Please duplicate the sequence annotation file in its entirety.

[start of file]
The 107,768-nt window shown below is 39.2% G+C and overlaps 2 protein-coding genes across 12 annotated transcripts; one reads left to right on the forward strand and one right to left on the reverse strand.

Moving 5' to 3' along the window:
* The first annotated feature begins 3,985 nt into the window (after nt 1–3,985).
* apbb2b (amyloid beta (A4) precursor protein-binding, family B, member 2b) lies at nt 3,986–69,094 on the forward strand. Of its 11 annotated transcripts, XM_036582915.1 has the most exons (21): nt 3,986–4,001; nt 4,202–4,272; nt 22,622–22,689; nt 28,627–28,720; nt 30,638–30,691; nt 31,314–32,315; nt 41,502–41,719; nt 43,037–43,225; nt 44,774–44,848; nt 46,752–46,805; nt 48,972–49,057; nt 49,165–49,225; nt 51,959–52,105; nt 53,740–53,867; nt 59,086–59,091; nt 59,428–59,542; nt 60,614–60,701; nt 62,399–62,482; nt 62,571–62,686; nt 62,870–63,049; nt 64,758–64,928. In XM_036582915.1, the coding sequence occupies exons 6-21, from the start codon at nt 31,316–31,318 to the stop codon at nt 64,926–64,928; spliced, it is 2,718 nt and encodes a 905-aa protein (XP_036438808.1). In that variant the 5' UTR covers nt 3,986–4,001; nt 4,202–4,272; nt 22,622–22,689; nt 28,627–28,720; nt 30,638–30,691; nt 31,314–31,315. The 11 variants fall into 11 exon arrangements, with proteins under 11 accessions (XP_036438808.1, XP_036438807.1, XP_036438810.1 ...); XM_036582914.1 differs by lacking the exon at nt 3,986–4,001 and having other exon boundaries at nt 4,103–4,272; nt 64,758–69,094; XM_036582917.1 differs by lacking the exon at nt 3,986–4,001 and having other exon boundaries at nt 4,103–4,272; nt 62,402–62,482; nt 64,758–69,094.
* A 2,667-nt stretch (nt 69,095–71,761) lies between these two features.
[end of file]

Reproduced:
The 107,768-nt window shown below is 39.2% G+C and overlaps 2 protein-coding genes across 12 annotated transcripts; one reads left to right on the forward strand and one right to left on the reverse strand.

Moving 5' to 3' along the window:
* The first annotated feature begins 3,985 nt into the window (after nt 1–3,985).
* apbb2b (amyloid beta (A4) precursor protein-binding, family B, member 2b) lies at nt 3,986–69,094 on the forward strand. Of its 11 annotated transcripts, XM_036582915.1 has the most exons (21): nt 3,986–4,001; nt 4,202–4,272; nt 22,622–22,689; nt 28,627–28,720; nt 30,638–30,691; nt 31,314–32,315; nt 41,502–41,719; nt 43,037–43,225; nt 44,774–44,848; nt 46,752–46,805; nt 48,972–49,057; nt 49,165–49,225; nt 51,959–52,105; nt 53,740–53,867; nt 59,086–59,091; nt 59,428–59,542; nt 60,614–60,701; nt 62,399–62,482; nt 62,571–62,686; nt 62,870–63,049; nt 64,758–64,928. In XM_036582915.1, the coding sequence occupies exons 6-21, from the start codon at nt 31,316–31,318 to the stop codon at nt 64,926–64,928; spliced, it is 2,718 nt and encodes a 905-aa protein (XP_036438808.1). In that variant the 5' UTR covers nt 3,986–4,001; nt 4,202–4,272; nt 22,622–22,689; nt 28,627–28,720; nt 30,638–30,691; nt 31,314–31,315. The 11 variants fall into 11 exon arrangements, with proteins under 11 accessions (XP_036438808.1, XP_036438807.1, XP_036438810.1 ...); XM_036582914.1 differs by lacking the exon at nt 3,986–4,001 and having other exon boundaries at nt 4,103–4,272; nt 64,758–69,094; XM_036582917.1 differs by lacking the exon at nt 3,986–4,001 and having other exon boundaries at nt 4,103–4,272; nt 62,402–62,482; nt 64,758–69,094.
* A 2,667-nt stretch (nt 69,095–71,761) lies between these two features.